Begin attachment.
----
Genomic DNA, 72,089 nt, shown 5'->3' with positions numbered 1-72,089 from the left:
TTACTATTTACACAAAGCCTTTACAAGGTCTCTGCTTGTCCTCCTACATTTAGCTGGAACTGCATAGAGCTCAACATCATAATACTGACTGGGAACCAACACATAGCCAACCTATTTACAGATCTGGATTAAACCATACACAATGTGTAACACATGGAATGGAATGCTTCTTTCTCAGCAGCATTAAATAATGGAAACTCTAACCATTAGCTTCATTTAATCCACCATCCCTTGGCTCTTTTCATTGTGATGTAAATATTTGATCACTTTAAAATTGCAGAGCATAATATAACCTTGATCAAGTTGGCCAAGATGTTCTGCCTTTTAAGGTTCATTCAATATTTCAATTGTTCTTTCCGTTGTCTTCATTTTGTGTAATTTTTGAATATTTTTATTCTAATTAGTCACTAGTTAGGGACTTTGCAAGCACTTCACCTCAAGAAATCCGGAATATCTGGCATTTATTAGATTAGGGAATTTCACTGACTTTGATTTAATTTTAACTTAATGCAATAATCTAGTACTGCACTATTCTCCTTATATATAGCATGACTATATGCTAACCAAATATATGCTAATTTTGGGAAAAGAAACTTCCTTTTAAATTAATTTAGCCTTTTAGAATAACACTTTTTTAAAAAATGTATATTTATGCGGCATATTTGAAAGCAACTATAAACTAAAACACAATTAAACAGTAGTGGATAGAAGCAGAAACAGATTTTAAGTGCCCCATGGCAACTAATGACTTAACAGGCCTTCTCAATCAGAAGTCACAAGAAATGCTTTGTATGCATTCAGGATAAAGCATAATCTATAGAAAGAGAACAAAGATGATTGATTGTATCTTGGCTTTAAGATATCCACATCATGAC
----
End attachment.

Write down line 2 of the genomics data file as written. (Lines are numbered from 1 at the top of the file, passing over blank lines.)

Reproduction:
TTACTATTTACACAAAGCCTTTACAAGGTCTCTGCTTGTCCTCCTACATTTAGCTGGAACTGCATAGAGCTCAACATCATAATACTGACTGGGAACCAACACATAGCCAACCTATTTACAGATCTGGATTAAACCATACACAATGTGTAACACATGGAATGGAATGCTTCTTTCTCAGCAGCATTAAATAATGGAAACTCTAACCATTAGCTTCATTTAATCCACCATCCCTTGGCTCTTTTCATTGTGATGTAAATATTTGATCACTTTAAAATTGCAGAGCATAATATAACCTTGATCAAGTTGGCCAAGATGTTCTGCCTTTTAAGGTTCATTCAATATTTCAATTGTTCTTTCCGTTGTCTTCATTTTGTGTAATTTTTGAATATTTTTATTCTAATTAGTCACTAGTTAGGGACTTTGCAAGCACTTCACCTCAAGAAATCCGGAATATCTGGCATTTATTAGATTAGGGAATTTCACTGACTTTGATTTAATTTTAACTTAATGCAATAATCTAGTACTGCACTATTCTCCTTATATATAGCATGACTATATGCTAACCAAATATATGCTAATTTTGGGAAAAGAAACTTCCTTTTAAATTAATTTAGCCTTTTAGAATAACACTTTTTTAAAAAATGTATATTTATGCGGCATATTTGAAAGCAACTATAAACTAAAACACAATTAAACAGTAGTGGATAGAAGCAGAAACAGATTTTAAGTGCCCCATGGCAACTAATGACTTAACAGGCCTTCTCAATCAGAAGTCACAAGAAATGCTTTGTATGCATTCAGGATAAAGCATAATCTATAGAAAGAGAACAAAGATGATTGATTGTATCTTGGCTTTAAGATATCCACATCATGAC